For our cake, we were lucky to have a friend that worked in a florist's shop that did the cake and our flowers for only $120, but I have seen some beautiful cakes where people just have bought several different sized square or round cakes and then they take them to the reception and decorate with real or fake flowers.
For decorations, we used LOTS of ballons (240 or so). It was $35 bucks to rent the helium tank and the ballons were about $12. We later used the ballons instead of throwing rice or bubbles when we left. We attaced a card with our names and wedding date on them. For center pieces, we used potted plants that we did ourselves. We covered the pots with wrapping paper to match our colors. To decorate for the ceremony, we got hanging baskets that we planted and hung from shepard crooks. You can also rent arbors from Hobby Lobby for pretty cheap. (I think around $30 or so)
All of the paper products (plates, napkins, silverware, cups, tablecloths) we got a discount party store for about $35.00. There was enough for 75 people.
I am so very glad that we went with this type of wedding. It was so nice that we could just have a nice "family picnic" where we could sit and talk with our friends and family and not feel like we were putting on airs. We told people to dress comfortably, bring their kids and be ready to have a good old fashioned time. Good luck with your wedding!!
Avoid Last Minute Cooking
There are some ways to cut your costs and cook it all yourself. Some of this can be made the night before, so you're not going too nuts on the wedding day itself.
Fruit salad is refreshing and not too expensive if you leave out the strange fruits like kiwi, passion fruit, mango, and the rest. It's my experience that most people pick those out anyway, so why pay for them?
Instead of beef barbeque, do chili con queso barbeque. Simply substitute cooked red beans for half the ground meat in your usual barbeque recipe. Same taste, but the beans are much cheaper.
Egg salad can be stretched by adding chopped firm tofu (whether this is cheaper or not depends on the best price you can find on the tofu and eggs.)
I'm sure this has already crossed your mind, but just in case it hasn't, buy your supplies in bulk. There are many food warehouse stores around. Compare the prices for things you will be buying, such as condiments, meat, etc. There are also many meat stores out there that give discounts on their meats when bought in package deals or larger amounts and they'll even have it cut and/or prepared to your specifications at no extra charge. They're also very helpful when asked for advice about amounts needed and other details.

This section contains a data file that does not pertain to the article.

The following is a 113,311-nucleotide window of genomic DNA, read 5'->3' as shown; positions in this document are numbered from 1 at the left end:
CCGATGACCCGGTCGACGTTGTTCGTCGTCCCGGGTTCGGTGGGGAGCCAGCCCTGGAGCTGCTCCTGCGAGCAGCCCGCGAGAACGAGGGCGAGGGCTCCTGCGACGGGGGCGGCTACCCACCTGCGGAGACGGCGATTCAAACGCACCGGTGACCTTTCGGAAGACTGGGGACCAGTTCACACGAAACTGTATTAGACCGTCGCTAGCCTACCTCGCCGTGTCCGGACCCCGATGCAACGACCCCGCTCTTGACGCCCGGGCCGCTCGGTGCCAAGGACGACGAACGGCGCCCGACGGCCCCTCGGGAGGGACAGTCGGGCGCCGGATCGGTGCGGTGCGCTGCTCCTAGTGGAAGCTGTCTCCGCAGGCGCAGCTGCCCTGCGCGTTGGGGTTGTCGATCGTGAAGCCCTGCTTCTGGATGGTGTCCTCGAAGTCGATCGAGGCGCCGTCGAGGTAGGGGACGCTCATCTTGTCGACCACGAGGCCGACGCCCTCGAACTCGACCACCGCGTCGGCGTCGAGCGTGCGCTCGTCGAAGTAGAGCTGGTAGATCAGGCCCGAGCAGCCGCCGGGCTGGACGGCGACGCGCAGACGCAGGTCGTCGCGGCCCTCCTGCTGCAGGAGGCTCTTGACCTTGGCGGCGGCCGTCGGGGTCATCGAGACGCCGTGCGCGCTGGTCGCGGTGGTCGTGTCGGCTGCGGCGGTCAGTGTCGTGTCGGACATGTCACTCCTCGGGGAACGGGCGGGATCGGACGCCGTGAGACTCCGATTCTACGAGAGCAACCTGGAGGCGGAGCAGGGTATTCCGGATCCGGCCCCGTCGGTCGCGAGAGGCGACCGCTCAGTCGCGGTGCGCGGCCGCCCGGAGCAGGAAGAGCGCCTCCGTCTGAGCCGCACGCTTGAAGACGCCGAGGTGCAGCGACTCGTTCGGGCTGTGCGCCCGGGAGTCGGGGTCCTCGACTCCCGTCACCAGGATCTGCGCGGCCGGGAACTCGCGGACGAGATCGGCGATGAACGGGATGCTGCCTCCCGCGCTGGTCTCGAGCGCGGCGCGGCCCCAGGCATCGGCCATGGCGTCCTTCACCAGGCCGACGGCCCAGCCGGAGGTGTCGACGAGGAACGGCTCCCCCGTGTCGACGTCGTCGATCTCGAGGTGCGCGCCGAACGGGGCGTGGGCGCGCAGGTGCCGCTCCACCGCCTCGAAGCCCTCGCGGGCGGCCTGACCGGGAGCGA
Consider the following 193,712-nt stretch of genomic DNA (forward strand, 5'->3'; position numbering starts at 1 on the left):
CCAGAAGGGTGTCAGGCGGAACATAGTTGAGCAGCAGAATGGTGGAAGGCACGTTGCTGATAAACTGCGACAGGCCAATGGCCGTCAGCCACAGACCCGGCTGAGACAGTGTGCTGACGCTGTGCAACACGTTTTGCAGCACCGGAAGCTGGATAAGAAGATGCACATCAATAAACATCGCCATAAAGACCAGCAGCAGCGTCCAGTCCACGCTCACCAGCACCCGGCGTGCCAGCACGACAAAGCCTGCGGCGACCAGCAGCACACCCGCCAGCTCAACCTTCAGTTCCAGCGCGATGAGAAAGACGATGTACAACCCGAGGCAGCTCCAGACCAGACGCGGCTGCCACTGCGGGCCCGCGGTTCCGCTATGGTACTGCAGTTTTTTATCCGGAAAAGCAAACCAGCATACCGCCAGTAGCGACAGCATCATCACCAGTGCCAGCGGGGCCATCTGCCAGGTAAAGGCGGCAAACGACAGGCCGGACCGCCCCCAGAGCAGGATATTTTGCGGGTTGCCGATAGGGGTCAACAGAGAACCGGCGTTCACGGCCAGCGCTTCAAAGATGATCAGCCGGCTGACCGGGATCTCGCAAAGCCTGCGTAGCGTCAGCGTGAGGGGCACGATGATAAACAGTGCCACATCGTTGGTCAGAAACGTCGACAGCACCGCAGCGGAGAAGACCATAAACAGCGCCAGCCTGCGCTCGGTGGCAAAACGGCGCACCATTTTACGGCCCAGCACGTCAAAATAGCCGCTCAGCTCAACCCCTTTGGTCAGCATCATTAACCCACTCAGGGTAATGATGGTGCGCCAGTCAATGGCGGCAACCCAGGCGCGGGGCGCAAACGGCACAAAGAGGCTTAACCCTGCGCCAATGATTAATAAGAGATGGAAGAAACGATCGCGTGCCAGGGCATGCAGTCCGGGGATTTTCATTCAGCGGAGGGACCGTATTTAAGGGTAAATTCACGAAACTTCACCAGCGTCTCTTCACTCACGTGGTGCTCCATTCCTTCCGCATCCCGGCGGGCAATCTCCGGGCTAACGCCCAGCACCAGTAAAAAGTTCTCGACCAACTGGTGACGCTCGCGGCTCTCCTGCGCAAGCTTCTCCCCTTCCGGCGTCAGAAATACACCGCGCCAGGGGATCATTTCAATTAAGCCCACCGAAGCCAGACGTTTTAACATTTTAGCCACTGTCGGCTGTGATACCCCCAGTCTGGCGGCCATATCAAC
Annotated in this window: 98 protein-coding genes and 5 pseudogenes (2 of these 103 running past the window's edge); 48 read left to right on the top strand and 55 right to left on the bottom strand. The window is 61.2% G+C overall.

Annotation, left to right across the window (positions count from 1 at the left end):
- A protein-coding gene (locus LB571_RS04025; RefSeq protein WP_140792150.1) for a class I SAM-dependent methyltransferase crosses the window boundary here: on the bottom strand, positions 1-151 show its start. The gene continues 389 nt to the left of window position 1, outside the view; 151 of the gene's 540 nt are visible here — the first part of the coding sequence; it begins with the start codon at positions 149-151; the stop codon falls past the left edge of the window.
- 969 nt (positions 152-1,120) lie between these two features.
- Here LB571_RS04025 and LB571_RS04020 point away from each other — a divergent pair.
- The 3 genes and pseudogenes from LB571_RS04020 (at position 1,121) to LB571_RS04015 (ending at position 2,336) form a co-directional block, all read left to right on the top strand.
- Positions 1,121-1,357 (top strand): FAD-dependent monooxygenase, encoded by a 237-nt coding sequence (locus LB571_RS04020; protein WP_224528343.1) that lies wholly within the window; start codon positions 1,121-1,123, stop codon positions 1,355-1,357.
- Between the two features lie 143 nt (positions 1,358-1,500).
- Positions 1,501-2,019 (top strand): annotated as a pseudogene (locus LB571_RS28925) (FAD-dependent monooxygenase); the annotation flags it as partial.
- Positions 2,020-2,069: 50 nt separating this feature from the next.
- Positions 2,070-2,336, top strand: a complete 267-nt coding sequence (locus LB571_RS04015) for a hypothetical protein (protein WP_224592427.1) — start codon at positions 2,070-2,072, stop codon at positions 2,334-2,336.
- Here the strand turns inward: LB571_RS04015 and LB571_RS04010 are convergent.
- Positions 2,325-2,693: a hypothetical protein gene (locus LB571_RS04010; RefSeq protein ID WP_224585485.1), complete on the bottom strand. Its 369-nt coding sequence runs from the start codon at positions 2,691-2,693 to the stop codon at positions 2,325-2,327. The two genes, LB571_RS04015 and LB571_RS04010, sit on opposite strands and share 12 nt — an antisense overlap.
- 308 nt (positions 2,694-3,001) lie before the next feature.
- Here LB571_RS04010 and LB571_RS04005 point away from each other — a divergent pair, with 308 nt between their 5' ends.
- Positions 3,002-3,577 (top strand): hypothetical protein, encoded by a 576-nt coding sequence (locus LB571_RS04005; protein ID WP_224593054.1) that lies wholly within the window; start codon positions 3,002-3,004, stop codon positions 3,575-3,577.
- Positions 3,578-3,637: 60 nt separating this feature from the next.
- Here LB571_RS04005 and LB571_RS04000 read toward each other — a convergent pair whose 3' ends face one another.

Try making the rolls and buns instead of buying them. They are unbelievably cheap when made at home. I have a bread recipe that makes five loaves of bread and we use the same recipe to make anywhere from 36 to 48 hamburger buns, 60 finger rolls, or 60 dinner rolls. You can adapt practically any bread recipe and also use the ingredients you want.
Also, if you're going to make a salad, it's cheaper in the long run to make it from scratch. I know because I help to make the purchases and prepare the meals for a senior's group at our church and these are some of the things I've learned to do.
Joyce in MA
We have used the following menu to feed a crowd (20+) with great success on several occasions. It's a Greek-style meal that lets you cook all the meat on one BBQ at the same time.
Pork souvlaki (chunks of marinated pork on wooden skewers) - We buy ours in 10-packs from the butcher at the Price Club for $6.99 per pack. You'll need one or two skewers per guest.
Greek pitas - Use the thick kind without the pocket. They can be bought from the Price Club at $4.29 for 20 pitas. Have one per guest.
Bowls of chopped tomato, chopped onion, shredded lettuce, and tzatziki for garnishing the souvlakis
Large Greek salad with lettuce, tomatoes, red onion, black olives, cucumber, feta cheese, and vinaigrette dressing.
Roasted potatoes (with olive oil, lemon juice, rosemary, black pepper) - These could be roasted in somebody's oven at home ahead of time and then kept reasonably warm with the pans wrapped up well in foil. A 10-pound bag of potatoes will easily feed 20+ people.
To feed 20 guests, it costs $20.97 for the souvlaki (allowing 1.5 per guest), $4.29 for the pitas, about $12 for the salad, $3 for the potatoes, and another $10 for the garnishes. So there you have a full meal for 20 people for about $50.
Carolyn, St. Catharines, Ontario
Don't Forget Veggies
You may consider grilling vegetables along with some sort of meat on skewers. Alternate the meat with vegetables, such as cherry tomatoes, onion, and red, yellow, and green peppers. This will stretch the meat and help save on costs; vegetables are less costly and more healthy than meat! Also include some sort of inexpensive, yet appealing starch, such as rice pilaf, home-made breads, or pastas. Rice, pasta, and bread are rather filling, and if artfully and thoughtfully prepared, are greatly appreciated by one's guests.
One solution for saving money for the wedding reception would be to check and see if there is a meat packing plant in the area. I know they will sometimes sell to outsiders, and that should cut the meat costs considerably. If you are planning to serve chips, you might want to see if there is a distributor in your area for that too. Sometimes they will sell what they call "out dated" items that are perfectly fine for consumption. If all else fails, chase down the guy who delivers to the grocery store and ask him where you can purchase them at a cheaper price. As for the buns, check for a bread store. You can buy bread, buns, and other items for a fraction of what you pay at a grocery store.